• In large corporations itâ(TM)s often easier to register a new domain than go through the hoops of getting a subdomain approved.

        So what? That doesn't make registering a new domain a good idea. I could register a new domain with your company name in it. So could anyone else. It's FAR more difficult for anyone to spoof the subdomain of dell, especially for something as important as system updates and tech support. Seriously, doing what you suggest in a large company is a really really bad idea.

        Where I work, it takes me $8 and a half hour work to get a domain but it can easily take me 6 work hours across 2-4 weeks to get a subdomain.

        Again, so what? I'm sure there are all kinds of idiotic things you can do that are less hassle than going through official channels. Whi

        • by guruevi ( 827432 )

          Explain why is it so 'dangerously stupid'. DNS is no part of any security model, if yours is, then I would fire you in a heartbeat.

          • Explain why is it so 'dangerously stupid'. DNS is no part of any security model, if yours is, then I would fire you in a heartbeat.

            It's about preventing easy opportunities for scams and reducing the attack surface [wikipedia.org]. You are very incorrect that DNS isn't a part of the threat model. Misleading domain names are routinely used in various forms of cyber attacks, particularly phishing attacks.

            It's dangerously stupid because if you don't go through the primary domain that is well understood to be the company in question (Dell in this case) then it becomes ridiculously easy for people with less than honorable intentions mislead customers. If

            • by guruevi ( 827432 )

              This is about software update service, not about a website, if you are designing the system to work over the Internet, you should never trust that in any particular environment any particular domain is legitimate.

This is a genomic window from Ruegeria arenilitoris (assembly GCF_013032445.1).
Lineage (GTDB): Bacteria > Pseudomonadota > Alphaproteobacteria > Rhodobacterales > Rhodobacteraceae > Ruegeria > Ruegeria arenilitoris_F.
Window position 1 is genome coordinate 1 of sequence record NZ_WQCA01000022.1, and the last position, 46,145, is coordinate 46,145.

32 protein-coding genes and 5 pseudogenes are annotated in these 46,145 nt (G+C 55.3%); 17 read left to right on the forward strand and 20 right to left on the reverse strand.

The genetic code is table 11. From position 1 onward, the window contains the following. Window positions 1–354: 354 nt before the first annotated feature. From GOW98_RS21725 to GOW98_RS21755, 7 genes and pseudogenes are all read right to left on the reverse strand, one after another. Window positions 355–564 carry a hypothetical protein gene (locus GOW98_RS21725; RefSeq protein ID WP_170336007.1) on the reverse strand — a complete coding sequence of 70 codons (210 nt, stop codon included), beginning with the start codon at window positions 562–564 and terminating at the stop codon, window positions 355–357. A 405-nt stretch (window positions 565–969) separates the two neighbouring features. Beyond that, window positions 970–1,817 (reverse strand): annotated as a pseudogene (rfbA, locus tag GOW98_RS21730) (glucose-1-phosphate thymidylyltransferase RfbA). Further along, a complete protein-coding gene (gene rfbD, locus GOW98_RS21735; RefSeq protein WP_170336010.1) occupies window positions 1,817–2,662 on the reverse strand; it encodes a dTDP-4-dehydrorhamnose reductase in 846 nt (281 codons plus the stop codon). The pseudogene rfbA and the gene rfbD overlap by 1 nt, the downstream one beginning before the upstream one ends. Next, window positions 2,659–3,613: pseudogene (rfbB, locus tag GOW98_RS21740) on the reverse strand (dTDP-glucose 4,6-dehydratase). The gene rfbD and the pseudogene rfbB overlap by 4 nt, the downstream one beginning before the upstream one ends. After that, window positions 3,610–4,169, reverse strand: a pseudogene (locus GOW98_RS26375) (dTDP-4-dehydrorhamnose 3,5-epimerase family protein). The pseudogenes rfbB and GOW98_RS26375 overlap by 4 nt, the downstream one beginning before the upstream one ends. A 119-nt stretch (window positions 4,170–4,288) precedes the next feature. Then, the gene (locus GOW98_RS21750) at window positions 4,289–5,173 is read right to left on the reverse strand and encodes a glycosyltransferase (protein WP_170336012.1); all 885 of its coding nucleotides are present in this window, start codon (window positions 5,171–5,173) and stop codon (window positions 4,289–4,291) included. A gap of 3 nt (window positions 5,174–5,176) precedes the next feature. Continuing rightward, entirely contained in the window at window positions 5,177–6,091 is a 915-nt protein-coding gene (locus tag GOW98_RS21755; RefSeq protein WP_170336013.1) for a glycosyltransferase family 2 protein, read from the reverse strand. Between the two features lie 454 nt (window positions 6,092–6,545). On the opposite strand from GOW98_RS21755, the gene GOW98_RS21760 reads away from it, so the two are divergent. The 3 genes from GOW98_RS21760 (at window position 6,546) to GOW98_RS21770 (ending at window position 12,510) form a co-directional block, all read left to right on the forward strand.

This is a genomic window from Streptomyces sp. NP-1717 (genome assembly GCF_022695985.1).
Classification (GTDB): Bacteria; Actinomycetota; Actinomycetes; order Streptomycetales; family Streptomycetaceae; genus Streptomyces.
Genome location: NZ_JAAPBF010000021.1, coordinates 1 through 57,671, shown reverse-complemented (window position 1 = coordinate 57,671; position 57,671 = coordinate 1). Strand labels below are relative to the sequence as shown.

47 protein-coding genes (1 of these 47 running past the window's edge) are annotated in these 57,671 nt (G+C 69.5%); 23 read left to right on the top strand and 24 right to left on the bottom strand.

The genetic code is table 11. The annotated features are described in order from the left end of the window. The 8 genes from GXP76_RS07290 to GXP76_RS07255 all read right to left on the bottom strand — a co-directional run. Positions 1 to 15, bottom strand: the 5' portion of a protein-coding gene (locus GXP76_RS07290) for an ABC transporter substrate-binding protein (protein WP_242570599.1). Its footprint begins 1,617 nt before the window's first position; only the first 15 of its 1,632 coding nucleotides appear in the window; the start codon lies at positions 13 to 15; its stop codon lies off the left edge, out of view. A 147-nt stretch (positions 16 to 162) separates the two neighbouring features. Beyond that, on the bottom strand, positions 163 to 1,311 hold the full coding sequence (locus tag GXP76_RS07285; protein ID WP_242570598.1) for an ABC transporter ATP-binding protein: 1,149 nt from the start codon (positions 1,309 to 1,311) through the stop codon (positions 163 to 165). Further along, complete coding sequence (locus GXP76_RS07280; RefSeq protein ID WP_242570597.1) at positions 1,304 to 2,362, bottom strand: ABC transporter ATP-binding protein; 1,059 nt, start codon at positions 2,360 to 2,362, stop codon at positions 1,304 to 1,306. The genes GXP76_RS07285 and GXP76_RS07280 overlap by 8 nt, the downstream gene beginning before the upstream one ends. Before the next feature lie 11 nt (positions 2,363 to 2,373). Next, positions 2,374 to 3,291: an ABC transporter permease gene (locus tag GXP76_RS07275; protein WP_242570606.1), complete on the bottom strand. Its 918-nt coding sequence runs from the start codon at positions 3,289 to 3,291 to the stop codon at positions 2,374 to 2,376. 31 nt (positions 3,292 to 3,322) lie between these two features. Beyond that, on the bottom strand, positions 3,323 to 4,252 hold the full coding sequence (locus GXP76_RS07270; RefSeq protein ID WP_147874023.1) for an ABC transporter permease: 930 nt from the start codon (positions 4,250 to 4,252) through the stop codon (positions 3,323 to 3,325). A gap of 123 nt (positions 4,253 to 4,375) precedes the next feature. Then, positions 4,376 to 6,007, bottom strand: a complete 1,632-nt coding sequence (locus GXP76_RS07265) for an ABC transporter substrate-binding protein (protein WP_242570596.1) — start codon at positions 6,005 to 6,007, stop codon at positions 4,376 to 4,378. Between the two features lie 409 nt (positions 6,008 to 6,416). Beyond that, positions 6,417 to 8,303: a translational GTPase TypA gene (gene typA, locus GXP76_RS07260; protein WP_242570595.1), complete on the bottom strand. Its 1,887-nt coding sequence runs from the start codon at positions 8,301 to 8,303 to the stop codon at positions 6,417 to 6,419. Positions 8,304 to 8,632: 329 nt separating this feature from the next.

It's not even guaranteed that all subdomains or even all pages on Dell.com are owned by Dell Corp, through JavaScript injection or simply taking over a web server, you could host malware on the main domain. You could also have a hostile DNS resolver in your network redirect Dell.com anywhere the at

    • by crow ( 16139 ) on Wednesday October 25, 2017 @09:58AM (#55429887) Homepage Journal

      As a Dell employee, I couldn't agree more. We're heading into open enrollment right now for next year's benefits, and there are a bunch of web sites that we use for various parts of it, and while they all have "dell" in the domain name, none of them are subdomains off of dell.com. It's crazy.

      And this after the security training where we were told to watch out for suspicious domain names.

      I suspect the reason is that they keep everything under dell.com controlled by Dell directly, so anything contracted to an outside vendor needs its own domain. But at the very least, they should set up for all the valid domains a redirect from subdomain.dell.com to subdomaindell.com so they could still advertise a professional-looking domain.

      • Re: (Score:3, Insightful)

        by ctilsie242 ( 4841247 )

        I know this isn't possible, but maybe businesses should have a separate domain that they can federate out to contractors. For example, keep dell.com for core stuff, then have a second domain, dellstuff.com that Dell could hand contractors foo.dellstuff.com, bar.dellstuff.com, etc. This way, if bar.dellstuff.com has issues, it is obvious who the contractor is, and there isn't a need to keep adding new domains. This way, if it doesn't come from dell.com or dellstuff.com, it is almost certainly a fake.

      • by antdude ( 79039 )

        I saw this with big named security companies too in the past. People brought this issue up too! I bet they stilll do that. :(

    • by robmv ( 855035 )

      When you hire awful subcontractors (like the evidence points in this case), you don't want those people putting files (JavaScript for example) on your own domain and later bat victim of some kind of XSS (or related) vulnerability on your site. It is like using another domain for user generated content, in this case the user generated content is the subcontractor output.